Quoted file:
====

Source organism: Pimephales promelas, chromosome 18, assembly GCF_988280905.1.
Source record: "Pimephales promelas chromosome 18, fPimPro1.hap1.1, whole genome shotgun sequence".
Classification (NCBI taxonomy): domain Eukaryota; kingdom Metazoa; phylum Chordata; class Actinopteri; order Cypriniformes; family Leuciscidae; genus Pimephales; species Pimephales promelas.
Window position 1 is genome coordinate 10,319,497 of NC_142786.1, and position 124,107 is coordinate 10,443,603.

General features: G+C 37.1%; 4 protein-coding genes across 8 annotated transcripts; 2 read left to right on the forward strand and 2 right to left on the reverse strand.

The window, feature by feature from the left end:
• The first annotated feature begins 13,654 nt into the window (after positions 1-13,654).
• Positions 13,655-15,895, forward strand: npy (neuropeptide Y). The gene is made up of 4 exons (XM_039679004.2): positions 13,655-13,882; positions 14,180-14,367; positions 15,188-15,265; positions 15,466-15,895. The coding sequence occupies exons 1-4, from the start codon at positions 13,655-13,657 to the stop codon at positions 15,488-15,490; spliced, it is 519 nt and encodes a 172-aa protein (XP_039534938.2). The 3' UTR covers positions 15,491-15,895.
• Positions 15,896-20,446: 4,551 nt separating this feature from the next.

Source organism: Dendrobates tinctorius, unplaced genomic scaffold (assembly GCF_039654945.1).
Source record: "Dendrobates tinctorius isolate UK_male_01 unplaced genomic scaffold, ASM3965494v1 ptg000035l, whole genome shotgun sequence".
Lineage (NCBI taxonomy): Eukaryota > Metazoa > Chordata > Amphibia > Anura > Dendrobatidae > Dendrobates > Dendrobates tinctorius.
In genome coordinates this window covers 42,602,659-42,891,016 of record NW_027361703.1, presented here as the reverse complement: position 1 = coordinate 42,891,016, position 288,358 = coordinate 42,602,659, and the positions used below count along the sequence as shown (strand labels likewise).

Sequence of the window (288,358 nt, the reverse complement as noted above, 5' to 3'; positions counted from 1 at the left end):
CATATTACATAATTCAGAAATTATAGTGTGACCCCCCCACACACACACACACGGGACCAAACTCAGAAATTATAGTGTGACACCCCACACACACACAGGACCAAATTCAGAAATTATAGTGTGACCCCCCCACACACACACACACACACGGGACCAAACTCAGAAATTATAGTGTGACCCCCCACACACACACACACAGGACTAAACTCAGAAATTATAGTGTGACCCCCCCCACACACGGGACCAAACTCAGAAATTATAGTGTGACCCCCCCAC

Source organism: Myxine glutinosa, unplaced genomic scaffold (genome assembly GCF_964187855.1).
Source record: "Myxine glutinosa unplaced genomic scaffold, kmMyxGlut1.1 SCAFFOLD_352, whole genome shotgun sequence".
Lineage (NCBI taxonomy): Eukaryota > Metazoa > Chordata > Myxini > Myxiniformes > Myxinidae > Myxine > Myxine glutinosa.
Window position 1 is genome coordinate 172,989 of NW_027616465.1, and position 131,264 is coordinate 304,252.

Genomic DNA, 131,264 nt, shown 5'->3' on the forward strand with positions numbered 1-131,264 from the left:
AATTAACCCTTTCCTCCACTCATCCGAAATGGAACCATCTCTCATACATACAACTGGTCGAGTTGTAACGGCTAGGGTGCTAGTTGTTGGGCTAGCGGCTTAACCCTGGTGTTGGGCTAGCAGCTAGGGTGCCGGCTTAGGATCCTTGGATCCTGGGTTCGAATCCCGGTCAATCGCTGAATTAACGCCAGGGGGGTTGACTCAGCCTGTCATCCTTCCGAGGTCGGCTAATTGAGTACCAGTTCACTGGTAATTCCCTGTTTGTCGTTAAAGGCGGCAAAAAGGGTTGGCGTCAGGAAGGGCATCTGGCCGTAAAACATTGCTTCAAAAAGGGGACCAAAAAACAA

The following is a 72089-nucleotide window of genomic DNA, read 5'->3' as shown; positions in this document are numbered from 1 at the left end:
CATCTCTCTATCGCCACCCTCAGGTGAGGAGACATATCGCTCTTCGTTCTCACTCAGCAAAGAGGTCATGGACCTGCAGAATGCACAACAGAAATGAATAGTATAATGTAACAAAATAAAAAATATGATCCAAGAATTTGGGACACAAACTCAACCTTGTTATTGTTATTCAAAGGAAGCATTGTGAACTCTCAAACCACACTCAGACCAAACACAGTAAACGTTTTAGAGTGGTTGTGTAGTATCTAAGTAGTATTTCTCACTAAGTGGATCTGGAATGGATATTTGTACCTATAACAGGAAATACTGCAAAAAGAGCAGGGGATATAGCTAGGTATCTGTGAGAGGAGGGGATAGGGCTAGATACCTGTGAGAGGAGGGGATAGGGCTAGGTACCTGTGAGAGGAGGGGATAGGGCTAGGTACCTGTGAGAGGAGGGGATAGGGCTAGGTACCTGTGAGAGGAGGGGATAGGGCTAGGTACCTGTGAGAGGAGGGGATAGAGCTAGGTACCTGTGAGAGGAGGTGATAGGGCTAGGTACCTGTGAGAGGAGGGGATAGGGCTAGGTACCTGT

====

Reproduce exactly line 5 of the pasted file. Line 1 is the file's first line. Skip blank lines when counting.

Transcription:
General features: G+C 37.1%; 4 protein-coding genes across 8 annotated transcripts; 2 read left to right on the forward strand and 2 right to left on the reverse strand.